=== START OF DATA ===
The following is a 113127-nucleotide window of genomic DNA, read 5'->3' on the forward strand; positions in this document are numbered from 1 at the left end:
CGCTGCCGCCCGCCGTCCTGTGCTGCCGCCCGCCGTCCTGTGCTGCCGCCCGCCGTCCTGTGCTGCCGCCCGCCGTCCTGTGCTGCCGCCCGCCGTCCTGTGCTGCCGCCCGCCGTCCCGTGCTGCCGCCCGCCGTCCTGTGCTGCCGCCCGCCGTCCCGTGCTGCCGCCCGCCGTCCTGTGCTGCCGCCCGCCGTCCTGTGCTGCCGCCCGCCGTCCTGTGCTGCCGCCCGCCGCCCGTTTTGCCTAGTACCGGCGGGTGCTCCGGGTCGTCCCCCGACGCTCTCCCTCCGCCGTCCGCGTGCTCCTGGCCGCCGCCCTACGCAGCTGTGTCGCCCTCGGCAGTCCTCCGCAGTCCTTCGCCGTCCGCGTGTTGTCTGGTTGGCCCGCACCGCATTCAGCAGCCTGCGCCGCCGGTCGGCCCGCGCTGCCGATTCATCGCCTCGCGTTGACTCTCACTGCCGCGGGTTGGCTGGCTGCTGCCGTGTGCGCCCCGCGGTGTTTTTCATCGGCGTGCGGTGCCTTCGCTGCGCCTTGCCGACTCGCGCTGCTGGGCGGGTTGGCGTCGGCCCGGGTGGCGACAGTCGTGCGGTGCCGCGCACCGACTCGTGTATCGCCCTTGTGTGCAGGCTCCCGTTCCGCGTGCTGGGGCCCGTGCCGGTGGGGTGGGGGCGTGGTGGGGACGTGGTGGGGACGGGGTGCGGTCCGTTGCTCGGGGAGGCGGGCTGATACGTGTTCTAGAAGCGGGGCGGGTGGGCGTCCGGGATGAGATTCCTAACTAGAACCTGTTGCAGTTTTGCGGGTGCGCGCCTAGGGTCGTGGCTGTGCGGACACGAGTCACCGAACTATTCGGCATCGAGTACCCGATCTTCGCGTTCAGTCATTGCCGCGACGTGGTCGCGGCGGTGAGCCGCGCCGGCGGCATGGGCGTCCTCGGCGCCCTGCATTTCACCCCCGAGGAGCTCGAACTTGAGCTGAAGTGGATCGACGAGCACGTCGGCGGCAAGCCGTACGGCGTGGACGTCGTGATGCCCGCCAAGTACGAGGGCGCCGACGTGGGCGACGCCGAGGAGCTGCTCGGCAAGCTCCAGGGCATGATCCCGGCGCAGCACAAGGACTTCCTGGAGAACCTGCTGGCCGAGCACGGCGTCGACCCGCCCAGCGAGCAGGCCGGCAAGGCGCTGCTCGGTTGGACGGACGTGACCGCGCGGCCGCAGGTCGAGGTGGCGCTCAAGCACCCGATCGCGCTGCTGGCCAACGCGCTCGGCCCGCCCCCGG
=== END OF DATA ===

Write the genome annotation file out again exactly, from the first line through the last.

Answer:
The following is a 113127-nucleotide window of genomic DNA, read 5'->3' on the forward strand; positions in this document are numbered from 1 at the left end:
CGCTGCCGCCCGCCGTCCTGTGCTGCCGCCCGCCGTCCTGTGCTGCCGCCCGCCGTCCTGTGCTGCCGCCCGCCGTCCTGTGCTGCCGCCCGCCGTCCTGTGCTGCCGCCCGCCGTCCCGTGCTGCCGCCCGCCGTCCTGTGCTGCCGCCCGCCGTCCCGTGCTGCCGCCCGCCGTCCTGTGCTGCCGCCCGCCGTCCTGTGCTGCCGCCCGCCGTCCTGTGCTGCCGCCCGCCGCCCGTTTTGCCTAGTACCGGCGGGTGCTCCGGGTCGTCCCCCGACGCTCTCCCTCCGCCGTCCGCGTGCTCCTGGCCGCCGCCCTACGCAGCTGTGTCGCCCTCGGCAGTCCTCCGCAGTCCTTCGCCGTCCGCGTGTTGTCTGGTTGGCCCGCACCGCATTCAGCAGCCTGCGCCGCCGGTCGGCCCGCGCTGCCGATTCATCGCCTCGCGTTGACTCTCACTGCCGCGGGTTGGCTGGCTGCTGCCGTGTGCGCCCCGCGGTGTTTTTCATCGGCGTGCGGTGCCTTCGCTGCGCCTTGCCGACTCGCGCTGCTGGGCGGGTTGGCGTCGGCCCGGGTGGCGACAGTCGTGCGGTGCCGCGCACCGACTCGTGTATCGCCCTTGTGTGCAGGCTCCCGTTCCGCGTGCTGGGGCCCGTGCCGGTGGGGTGGGGGCGTGGTGGGGACGTGGTGGGGACGGGGTGCGGTCCGTTGCTCGGGGAGGCGGGCTGATACGTGTTCTAGAAGCGGGGCGGGTGGGCGTCCGGGATGAGATTCCTAACTAGAACCTGTTGCAGTTTTGCGGGTGCGCGCCTAGGGTCGTGGCTGTGCGGACACGAGTCACCGAACTATTCGGCATCGAGTACCCGATCTTCGCGTTCAGTCATTGCCGCGACGTGGTCGCGGCGGTGAGCCGCGCCGGCGGCATGGGCGTCCTCGGCGCCCTGCATTTCACCCCCGAGGAGCTCGAACTTGAGCTGAAGTGGATCGACGAGCACGTCGGCGGCAAGCCGTACGGCGTGGACGTCGTGATGCCCGCCAAGTACGAGGGCGCCGACGTGGGCGACGCCGAGGAGCTGCTCGGCAAGCTCCAGGGCATGATCCCGGCGCAGCACAAGGACTTCCTGGAGAACCTGCTGGCCGAGCACGGCGTCGACCCGCCCAGCGAGCAGGCCGGCAAGGCGCTGCTCGGTTGGACGGACGTGACCGCGCGGCCGCAGGTCGAGGTGGCGCTCAAGCACCCGATCGCGCTGCTGGCCAACGCGCTCGGCCCGCCCCCGG